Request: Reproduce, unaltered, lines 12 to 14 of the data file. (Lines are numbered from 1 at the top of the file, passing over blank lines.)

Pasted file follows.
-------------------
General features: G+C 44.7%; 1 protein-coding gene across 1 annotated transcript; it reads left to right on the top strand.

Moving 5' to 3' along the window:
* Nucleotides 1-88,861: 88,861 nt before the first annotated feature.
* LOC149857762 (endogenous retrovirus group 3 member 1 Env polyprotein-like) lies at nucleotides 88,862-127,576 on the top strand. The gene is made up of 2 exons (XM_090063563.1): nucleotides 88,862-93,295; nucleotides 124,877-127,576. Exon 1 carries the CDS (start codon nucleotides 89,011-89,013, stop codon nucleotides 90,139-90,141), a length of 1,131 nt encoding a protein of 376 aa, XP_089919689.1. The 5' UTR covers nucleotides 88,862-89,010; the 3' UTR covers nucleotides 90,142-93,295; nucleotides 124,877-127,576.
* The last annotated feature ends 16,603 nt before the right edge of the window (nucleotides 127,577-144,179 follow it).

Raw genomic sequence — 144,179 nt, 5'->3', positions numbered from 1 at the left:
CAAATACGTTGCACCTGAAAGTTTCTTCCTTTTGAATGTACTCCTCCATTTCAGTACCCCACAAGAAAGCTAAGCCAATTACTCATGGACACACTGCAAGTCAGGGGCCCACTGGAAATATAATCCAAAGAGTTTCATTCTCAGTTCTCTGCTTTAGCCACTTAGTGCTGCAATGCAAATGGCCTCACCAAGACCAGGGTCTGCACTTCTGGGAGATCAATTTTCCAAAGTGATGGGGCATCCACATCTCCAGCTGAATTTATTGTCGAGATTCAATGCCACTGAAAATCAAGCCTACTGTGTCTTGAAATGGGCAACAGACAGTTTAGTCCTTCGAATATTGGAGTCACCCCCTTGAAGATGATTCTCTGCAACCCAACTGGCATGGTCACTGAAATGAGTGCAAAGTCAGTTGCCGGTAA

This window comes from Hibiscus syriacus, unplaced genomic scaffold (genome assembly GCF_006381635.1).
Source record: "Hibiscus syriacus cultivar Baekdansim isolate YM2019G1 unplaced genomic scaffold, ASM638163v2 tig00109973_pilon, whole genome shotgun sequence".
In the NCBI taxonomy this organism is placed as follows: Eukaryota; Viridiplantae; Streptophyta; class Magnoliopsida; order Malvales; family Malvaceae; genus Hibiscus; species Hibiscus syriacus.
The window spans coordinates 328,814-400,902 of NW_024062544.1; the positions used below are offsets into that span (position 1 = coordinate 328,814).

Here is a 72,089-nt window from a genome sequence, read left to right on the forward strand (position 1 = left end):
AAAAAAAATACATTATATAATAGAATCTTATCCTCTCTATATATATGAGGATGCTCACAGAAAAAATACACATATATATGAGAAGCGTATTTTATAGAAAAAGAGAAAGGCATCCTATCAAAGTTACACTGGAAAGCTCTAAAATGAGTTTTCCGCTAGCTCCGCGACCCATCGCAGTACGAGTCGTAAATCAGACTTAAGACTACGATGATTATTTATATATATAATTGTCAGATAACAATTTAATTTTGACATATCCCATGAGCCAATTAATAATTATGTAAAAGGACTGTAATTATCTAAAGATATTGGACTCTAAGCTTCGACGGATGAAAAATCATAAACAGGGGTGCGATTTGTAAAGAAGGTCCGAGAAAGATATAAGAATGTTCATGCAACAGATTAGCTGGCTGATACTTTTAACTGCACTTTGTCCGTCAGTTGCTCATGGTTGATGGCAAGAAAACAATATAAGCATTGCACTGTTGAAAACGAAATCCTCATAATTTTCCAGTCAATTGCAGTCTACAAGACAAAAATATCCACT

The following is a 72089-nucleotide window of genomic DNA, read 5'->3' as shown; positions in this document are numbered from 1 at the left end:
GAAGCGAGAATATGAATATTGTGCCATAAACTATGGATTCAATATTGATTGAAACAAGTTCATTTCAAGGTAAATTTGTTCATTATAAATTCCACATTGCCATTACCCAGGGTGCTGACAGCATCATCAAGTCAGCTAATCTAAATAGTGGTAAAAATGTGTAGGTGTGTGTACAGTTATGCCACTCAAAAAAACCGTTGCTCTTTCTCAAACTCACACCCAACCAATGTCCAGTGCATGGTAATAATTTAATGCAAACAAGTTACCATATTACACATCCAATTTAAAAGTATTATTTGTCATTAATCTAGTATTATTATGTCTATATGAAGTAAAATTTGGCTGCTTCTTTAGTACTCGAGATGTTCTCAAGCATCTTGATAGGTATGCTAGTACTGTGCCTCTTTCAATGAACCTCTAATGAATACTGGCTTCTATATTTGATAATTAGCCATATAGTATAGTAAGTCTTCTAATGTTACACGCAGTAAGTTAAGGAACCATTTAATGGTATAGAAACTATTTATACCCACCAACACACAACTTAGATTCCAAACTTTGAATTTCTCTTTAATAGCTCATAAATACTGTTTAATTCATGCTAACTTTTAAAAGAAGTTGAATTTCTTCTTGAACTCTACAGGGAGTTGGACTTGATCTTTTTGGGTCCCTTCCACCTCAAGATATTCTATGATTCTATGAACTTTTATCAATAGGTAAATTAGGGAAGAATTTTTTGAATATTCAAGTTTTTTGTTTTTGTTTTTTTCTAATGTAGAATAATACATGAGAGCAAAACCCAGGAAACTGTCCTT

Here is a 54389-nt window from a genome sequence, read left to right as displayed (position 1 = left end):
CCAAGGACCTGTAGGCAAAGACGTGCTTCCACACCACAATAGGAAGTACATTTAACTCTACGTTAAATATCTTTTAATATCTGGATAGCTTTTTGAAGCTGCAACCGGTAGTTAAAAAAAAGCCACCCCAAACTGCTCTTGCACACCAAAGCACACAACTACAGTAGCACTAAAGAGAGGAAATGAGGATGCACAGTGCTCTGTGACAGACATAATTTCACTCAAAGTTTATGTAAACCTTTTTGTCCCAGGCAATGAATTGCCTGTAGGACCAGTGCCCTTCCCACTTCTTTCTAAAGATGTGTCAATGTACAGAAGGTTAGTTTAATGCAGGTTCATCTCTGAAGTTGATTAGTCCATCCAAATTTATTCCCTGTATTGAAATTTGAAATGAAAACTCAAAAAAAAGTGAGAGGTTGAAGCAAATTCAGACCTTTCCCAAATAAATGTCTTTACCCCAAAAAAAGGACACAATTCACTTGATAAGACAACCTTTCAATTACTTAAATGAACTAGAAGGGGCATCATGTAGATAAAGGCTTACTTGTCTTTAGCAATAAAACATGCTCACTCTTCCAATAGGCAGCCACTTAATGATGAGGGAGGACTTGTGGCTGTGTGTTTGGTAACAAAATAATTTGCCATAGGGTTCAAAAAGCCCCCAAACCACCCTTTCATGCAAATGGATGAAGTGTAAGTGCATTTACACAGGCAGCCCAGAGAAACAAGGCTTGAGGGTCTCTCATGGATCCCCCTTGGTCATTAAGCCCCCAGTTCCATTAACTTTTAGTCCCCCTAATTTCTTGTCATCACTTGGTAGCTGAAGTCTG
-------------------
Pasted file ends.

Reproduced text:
Here is a 72,089-nt window from a genome sequence, read left to right on the forward strand (position 1 = left end):
AAAAAAAATACATTATATAATAGAATCTTATCCTCTCTATATATATGAGGATGCTCACAGAAAAAATACACATATATATGAGAAGCGTATTTTATAGAAAAAGAGAAAGGCATCCTATCAAAGTTACACTGGAAAGCTCTAAAATGAGTTTTCCGCTAGCTCCGCGACCCATCGCAGTACGAGTCGTAAATCAGACTTAAGACTACGATGATTATTTATATATATAATTGTCAGATAACAATTTAATTTTGACATATCCCATGAGCCAATTAATAATTATGTAAAAGGACTGTAATTATCTAAAGATATTGGACTCTAAGCTTCGACGGATGAAAAATCATAAACAGGGGTGCGATTTGTAAAGAAGGTCCGAGAAAGATATAAGAATGTTCATGCAACAGATTAGCTGGCTGATACTTTTAACTGCACTTTGTCCGTCAGTTGCTCATGGTTGATGGCAAGAAAACAATATAAGCATTGCACTGTTGAAAACGAAATCCTCATAATTTTCCAGTCAATTGCAGTCTACAAGACAAAAATATCCACT

The following is a 72089-nucleotide window of genomic DNA, read 5'->3' as shown; positions in this document are numbered from 1 at the left end: